The voice-acting is okay, but not super impressive. Sometimes there are weird sound bites over otherwise voiceless, subtitle-only cutscenes, which can be a bit of a mood breaker. Some of the excited soundbites when teaching your support characters like Nana and Romeo new skills are a bit cringe-worthy and probably weren’t in the original Japanese version. Likewise some of the lip-syncing is truly horrendous. One of the opening cutscenes has some of the worst lip-syncing with animated characters that I’ve seen in years. Luckily there aren’t that many cutscenes with moving mouths and voiced dialogue, so during my playtime it didn’t happen again.
I’m strongly considering picking up God Eater 2: Rage Burst for my PS4 or Vita, since my current high-end PC setup does not actually belong to me and I feel like I would enjoy it more on a console (or handheld for the reasons stated earlier). I think the visuals are very appealing, and that’s due in part to me liking a lot of games with anime-style character designs (recent Persona and Tales of titles, for example). I really enjoyed the amount of character customization available because in a sea of preset anime-style protagonists in JRPGs, it’s nice to feel like you’ve actually made your own character.
One of my errors.
Unfortunately the more important end of the game’s extensive customization promise – the weapon crafting and upgrading – really fell short by virtue of being too hard to understand with so little instruction. You have a wealth of written knowledge at your disposal, but the game doesn’t avoid hand-holding so much as it shoves you into a pit and hopes you figure out how to climb in 15 hours or so through trial and error.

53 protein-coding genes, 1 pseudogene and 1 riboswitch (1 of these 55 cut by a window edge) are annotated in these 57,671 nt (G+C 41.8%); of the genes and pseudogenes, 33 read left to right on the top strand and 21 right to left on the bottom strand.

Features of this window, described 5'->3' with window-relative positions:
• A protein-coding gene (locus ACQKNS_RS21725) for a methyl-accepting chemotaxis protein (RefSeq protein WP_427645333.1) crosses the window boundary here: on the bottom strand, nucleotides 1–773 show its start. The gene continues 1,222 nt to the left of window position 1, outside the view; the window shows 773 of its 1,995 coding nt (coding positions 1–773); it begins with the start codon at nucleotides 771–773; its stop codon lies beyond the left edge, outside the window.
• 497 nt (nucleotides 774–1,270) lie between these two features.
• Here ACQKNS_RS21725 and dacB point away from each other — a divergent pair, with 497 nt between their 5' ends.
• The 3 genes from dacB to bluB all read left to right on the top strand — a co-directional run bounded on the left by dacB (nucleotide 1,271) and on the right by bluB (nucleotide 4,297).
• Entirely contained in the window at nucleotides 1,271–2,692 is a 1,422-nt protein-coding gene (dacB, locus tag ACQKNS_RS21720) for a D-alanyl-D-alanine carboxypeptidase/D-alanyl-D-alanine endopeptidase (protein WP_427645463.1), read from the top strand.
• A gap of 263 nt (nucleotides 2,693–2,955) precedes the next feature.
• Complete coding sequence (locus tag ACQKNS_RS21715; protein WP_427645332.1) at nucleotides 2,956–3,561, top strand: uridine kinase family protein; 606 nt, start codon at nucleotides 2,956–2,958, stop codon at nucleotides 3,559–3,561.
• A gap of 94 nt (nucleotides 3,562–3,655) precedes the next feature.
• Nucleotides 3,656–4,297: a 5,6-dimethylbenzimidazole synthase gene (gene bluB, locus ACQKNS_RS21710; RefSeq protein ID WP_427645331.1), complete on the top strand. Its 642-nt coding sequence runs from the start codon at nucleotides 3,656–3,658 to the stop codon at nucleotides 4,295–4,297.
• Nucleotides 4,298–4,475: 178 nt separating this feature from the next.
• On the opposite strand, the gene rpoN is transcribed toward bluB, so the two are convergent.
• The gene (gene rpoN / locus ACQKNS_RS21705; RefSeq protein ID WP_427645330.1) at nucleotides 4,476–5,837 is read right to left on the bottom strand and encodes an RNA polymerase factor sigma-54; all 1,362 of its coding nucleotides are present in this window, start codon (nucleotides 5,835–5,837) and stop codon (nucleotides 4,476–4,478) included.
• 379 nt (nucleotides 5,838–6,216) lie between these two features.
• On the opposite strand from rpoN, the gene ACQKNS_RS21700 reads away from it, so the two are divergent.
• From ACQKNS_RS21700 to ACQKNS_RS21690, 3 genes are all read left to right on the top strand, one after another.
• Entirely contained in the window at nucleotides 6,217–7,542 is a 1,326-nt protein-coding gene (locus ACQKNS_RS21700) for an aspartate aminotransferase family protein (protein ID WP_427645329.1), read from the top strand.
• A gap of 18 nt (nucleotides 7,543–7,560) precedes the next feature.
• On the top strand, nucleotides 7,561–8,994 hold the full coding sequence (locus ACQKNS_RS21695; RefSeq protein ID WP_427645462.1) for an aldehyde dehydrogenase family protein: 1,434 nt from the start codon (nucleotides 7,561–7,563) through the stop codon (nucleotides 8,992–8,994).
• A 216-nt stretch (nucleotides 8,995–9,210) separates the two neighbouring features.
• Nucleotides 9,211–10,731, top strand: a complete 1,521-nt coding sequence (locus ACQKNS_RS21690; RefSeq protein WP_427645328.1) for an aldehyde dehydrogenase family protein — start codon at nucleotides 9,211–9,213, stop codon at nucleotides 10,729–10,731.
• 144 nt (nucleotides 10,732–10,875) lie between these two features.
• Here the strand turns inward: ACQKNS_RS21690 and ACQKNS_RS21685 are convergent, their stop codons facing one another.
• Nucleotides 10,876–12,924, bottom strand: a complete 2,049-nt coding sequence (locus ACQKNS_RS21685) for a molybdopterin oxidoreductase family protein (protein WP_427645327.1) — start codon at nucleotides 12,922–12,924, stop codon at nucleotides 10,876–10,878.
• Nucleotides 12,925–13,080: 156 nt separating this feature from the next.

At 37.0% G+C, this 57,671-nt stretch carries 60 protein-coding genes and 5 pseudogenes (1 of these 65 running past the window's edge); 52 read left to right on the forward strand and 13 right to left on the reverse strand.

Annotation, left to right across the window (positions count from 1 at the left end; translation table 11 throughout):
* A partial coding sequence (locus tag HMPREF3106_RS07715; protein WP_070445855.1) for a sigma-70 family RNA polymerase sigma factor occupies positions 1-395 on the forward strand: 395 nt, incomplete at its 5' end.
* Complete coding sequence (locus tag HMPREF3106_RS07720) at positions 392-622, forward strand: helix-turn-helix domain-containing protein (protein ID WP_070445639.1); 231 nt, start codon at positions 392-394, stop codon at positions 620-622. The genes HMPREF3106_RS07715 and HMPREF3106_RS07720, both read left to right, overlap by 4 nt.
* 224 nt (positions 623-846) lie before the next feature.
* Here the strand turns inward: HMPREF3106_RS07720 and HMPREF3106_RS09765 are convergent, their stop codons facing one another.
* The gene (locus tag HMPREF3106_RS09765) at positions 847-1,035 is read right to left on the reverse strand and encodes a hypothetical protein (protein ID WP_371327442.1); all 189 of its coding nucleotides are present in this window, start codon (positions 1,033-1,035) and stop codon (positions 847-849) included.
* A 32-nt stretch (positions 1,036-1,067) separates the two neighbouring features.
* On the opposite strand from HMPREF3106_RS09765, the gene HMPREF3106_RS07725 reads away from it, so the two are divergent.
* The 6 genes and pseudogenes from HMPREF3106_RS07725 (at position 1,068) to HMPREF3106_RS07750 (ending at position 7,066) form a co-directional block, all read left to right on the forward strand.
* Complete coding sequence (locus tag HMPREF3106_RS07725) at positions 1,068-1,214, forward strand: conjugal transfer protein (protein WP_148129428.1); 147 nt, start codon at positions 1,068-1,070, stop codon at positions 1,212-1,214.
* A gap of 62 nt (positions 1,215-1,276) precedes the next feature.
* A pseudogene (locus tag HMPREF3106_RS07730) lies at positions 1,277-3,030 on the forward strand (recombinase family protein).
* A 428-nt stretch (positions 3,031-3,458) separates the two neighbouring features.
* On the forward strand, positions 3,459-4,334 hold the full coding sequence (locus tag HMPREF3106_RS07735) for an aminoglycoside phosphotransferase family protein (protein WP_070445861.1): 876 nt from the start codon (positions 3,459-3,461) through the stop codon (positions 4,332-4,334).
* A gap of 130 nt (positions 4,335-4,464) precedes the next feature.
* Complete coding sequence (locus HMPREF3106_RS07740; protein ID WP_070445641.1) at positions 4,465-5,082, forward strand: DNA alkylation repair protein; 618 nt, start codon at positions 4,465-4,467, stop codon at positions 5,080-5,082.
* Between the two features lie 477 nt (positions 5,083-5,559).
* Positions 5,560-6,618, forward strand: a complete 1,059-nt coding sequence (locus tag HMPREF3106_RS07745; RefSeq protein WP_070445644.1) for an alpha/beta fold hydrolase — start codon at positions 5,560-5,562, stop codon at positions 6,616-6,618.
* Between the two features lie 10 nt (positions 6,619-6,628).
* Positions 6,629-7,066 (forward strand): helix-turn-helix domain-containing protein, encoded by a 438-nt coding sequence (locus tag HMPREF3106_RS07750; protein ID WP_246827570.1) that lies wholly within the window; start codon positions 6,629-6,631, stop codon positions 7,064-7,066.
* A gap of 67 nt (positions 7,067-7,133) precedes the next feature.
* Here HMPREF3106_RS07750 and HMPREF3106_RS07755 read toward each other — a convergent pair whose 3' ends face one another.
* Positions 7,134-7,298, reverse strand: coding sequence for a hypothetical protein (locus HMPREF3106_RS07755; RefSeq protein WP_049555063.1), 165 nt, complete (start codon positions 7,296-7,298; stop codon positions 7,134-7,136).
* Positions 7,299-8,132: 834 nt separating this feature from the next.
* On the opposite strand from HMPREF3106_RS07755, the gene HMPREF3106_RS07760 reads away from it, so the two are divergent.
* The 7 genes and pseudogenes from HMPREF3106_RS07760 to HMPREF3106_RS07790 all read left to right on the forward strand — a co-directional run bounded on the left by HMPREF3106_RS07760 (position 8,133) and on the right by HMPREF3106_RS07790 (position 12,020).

The missions are fun at first, but at least in the beginning there’s so little variation in the Aragami and environments that it feels like a chore you have to push through to get to the next slice of story. This is the prime reason that I suggest this game would be better-suited to being purchased as a Vita game. I think that the game would offer hours upon hours of fun if it was in a situation where it could be easily picked up and put down on the move.
The perfect game to play while sitting under a tree.
I really like God Eater 2: Rage Burst. I love its music, its themes and its extensive options for customisation but it would greatly benefit from being more accommodating to new players and better story progression speed. I’d happily have another five tutorial levels on the basics of battle and customisation if I thought it would help me enjoy the game more. These are pretty significant disadvantages to an otherwise thoroughly enjoyable game, but I will still consider purchasing it. However, perhaps I will wait until it falls in price.
This review is based on a retail copy of the game provided by the publisher.
A pretty, satisfying challenge with a few weaknesses
Graphics - 6/10
Audio - 8/10
Gameplay - 5/10
God Eater 2: Rage Burst has beautiful graphics, exceptional music and enjoyable gameplay but is really let down by insufficient instruction on core gameplay mechanics, slow story progression and repetitive missions. I would recommend that interested gamers purchase this title on the Vita rather than console or PC. The game is is quite a fun romp despite confusing customization systems and slow plot – definitely give it a chance if it looks like your kind of thing!